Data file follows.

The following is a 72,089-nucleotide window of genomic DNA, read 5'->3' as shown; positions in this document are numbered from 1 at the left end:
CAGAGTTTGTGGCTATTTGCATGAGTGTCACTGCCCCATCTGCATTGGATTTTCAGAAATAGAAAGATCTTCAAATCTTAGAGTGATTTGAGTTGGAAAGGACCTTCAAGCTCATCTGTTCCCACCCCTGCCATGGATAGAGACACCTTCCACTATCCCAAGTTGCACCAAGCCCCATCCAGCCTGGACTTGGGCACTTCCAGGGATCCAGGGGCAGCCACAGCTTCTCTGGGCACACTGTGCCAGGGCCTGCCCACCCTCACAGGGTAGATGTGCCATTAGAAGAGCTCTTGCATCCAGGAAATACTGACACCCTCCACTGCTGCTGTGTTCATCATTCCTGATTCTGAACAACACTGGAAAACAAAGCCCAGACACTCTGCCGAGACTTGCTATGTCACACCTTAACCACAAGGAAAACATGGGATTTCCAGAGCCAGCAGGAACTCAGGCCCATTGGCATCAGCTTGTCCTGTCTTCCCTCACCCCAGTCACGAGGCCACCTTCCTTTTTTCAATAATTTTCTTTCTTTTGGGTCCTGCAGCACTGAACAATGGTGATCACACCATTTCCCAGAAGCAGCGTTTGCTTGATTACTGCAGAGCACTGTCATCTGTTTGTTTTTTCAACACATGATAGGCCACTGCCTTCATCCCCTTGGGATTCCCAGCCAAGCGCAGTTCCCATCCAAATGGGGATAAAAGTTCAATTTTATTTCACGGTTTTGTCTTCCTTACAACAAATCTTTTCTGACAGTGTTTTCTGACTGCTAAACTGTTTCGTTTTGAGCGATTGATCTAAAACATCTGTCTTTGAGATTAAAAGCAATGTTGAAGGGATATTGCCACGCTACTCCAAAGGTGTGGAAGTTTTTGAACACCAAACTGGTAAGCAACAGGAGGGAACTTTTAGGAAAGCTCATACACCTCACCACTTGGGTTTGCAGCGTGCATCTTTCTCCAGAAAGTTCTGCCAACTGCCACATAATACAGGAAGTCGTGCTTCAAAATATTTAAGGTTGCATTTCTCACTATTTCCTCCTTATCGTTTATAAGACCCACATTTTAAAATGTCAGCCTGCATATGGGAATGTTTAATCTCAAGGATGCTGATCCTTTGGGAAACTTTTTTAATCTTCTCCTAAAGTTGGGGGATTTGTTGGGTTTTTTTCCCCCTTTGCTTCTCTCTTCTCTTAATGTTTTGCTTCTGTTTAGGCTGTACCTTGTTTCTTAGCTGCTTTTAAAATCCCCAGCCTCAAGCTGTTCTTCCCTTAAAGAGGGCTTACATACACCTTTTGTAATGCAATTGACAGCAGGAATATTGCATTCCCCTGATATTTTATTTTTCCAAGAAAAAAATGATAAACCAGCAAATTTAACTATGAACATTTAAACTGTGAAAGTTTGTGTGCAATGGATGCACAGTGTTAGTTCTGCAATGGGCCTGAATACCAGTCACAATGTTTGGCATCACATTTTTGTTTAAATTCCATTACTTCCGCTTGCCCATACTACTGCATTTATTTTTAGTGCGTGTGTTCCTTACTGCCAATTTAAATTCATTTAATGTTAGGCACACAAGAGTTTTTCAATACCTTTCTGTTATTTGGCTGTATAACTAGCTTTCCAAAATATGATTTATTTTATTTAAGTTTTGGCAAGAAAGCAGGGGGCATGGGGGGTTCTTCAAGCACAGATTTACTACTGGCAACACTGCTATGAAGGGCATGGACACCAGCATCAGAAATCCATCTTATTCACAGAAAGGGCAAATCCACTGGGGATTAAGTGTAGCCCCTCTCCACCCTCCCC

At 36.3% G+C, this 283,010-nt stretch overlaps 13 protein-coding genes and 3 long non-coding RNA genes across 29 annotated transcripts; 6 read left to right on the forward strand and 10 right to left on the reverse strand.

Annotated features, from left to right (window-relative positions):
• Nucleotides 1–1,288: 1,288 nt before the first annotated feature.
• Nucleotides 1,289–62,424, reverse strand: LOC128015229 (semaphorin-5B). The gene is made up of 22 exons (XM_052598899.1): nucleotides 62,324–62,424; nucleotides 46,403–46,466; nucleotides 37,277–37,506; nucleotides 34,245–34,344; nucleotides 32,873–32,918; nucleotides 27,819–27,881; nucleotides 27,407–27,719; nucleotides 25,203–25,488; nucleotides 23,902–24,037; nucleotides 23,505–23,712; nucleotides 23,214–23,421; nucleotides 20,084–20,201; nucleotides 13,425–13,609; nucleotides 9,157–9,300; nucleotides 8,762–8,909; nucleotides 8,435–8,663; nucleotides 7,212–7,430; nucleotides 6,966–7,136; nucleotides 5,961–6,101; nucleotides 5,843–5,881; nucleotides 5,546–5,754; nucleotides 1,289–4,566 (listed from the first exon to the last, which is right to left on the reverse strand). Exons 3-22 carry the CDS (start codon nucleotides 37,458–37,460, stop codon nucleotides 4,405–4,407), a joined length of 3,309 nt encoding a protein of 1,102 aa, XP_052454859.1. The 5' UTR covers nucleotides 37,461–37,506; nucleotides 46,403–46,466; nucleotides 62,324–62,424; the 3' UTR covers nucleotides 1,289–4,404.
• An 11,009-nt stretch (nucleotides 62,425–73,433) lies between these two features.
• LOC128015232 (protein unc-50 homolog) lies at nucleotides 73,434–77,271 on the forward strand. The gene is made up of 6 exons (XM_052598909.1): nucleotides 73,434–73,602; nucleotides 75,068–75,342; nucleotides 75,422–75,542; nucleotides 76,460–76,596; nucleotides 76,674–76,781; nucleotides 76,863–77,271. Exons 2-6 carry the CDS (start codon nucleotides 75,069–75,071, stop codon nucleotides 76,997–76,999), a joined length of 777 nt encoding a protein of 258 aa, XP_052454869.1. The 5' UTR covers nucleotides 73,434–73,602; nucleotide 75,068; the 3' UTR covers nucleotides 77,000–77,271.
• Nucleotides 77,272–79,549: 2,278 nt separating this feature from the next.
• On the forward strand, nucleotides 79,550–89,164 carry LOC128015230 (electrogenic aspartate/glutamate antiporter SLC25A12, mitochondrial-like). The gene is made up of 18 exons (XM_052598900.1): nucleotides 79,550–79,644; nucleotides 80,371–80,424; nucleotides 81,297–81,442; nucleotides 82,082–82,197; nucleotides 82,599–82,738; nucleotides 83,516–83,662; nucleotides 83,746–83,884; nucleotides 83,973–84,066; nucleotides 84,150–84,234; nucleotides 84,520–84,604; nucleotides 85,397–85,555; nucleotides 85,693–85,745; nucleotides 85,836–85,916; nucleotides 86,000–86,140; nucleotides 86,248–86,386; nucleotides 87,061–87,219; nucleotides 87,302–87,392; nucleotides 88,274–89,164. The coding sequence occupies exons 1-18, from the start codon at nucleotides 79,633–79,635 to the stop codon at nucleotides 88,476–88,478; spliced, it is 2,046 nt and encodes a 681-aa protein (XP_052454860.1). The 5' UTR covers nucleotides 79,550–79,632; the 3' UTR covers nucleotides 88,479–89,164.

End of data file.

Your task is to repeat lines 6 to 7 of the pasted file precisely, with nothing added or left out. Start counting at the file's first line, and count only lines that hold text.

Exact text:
• Nucleotides 1,289–62,424, reverse strand: LOC128015229 (semaphorin-5B). The gene is made up of 22 exons (XM_052598899.1): nucleotides 62,324–62,424; nucleotides 46,403–46,466; nucleotides 37,277–37,506; nucleotides 34,245–34,344; nucleotides 32,873–32,918; nucleotides 27,819–27,881; nucleotides 27,407–27,719; nucleotides 25,203–25,488; nucleotides 23,902–24,037; nucleotides 23,505–23,712; nucleotides 23,214–23,421; nucleotides 20,084–20,201; nucleotides 13,425–13,609; nucleotides 9,157–9,300; nucleotides 8,762–8,909; nucleotides 8,435–8,663; nucleotides 7,212–7,430; nucleotides 6,966–7,136; nucleotides 5,961–6,101; nucleotides 5,843–5,881; nucleotides 5,546–5,754; nucleotides 1,289–4,566 (listed from the first exon to the last, which is right to left on the reverse strand). Exons 3-22 carry the CDS (start codon nucleotides 37,458–37,460, stop codon nucleotides 4,405–4,407), a joined length of 3,309 nt encoding a protein of 1,102 aa, XP_052454859.1. The 5' UTR covers nucleotides 37,461–37,506; nucleotides 46,403–46,466; nucleotides 62,324–62,424; the 3' UTR covers nucleotides 1,289–4,404.
• An 11,009-nt stretch (nucleotides 62,425–73,433) lies between these two features.